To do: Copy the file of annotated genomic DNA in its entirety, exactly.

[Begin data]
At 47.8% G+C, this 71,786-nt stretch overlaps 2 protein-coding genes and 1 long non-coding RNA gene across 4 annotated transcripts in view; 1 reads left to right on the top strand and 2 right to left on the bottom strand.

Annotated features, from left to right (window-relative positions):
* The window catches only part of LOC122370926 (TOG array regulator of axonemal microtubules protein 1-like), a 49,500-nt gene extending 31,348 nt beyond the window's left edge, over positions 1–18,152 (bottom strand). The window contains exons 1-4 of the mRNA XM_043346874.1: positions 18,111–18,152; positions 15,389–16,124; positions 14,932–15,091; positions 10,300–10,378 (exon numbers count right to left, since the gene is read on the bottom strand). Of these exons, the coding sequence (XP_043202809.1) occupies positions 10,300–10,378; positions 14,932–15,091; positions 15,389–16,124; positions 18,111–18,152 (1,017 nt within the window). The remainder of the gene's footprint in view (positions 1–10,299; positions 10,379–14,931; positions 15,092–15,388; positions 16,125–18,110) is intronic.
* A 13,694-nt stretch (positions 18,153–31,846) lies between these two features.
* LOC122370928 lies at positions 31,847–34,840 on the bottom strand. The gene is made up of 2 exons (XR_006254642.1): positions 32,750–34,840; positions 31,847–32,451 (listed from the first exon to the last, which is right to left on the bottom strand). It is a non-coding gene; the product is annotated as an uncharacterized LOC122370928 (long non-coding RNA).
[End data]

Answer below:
At 47.8% G+C, this 71,786-nt stretch overlaps 2 protein-coding genes and 1 long non-coding RNA gene across 4 annotated transcripts in view; 1 reads left to right on the top strand and 2 right to left on the bottom strand.

Annotated features, from left to right (window-relative positions):
* The window catches only part of LOC122370926 (TOG array regulator of axonemal microtubules protein 1-like), a 49,500-nt gene extending 31,348 nt beyond the window's left edge, over positions 1–18,152 (bottom strand). The window contains exons 1-4 of the mRNA XM_043346874.1: positions 18,111–18,152; positions 15,389–16,124; positions 14,932–15,091; positions 10,300–10,378 (exon numbers count right to left, since the gene is read on the bottom strand). Of these exons, the coding sequence (XP_043202809.1) occupies positions 10,300–10,378; positions 14,932–15,091; positions 15,389–16,124; positions 18,111–18,152 (1,017 nt within the window). The remainder of the gene's footprint in view (positions 1–10,299; positions 10,379–14,931; positions 15,092–15,388; positions 16,125–18,110) is intronic.
* A 13,694-nt stretch (positions 18,153–31,846) lies between these two features.
* LOC122370928 lies at positions 31,847–34,840 on the bottom strand. The gene is made up of 2 exons (XR_006254642.1): positions 32,750–34,840; positions 31,847–32,451 (listed from the first exon to the last, which is right to left on the bottom strand). It is a non-coding gene; the product is annotated as an uncharacterized LOC122370928 (long non-coding RNA).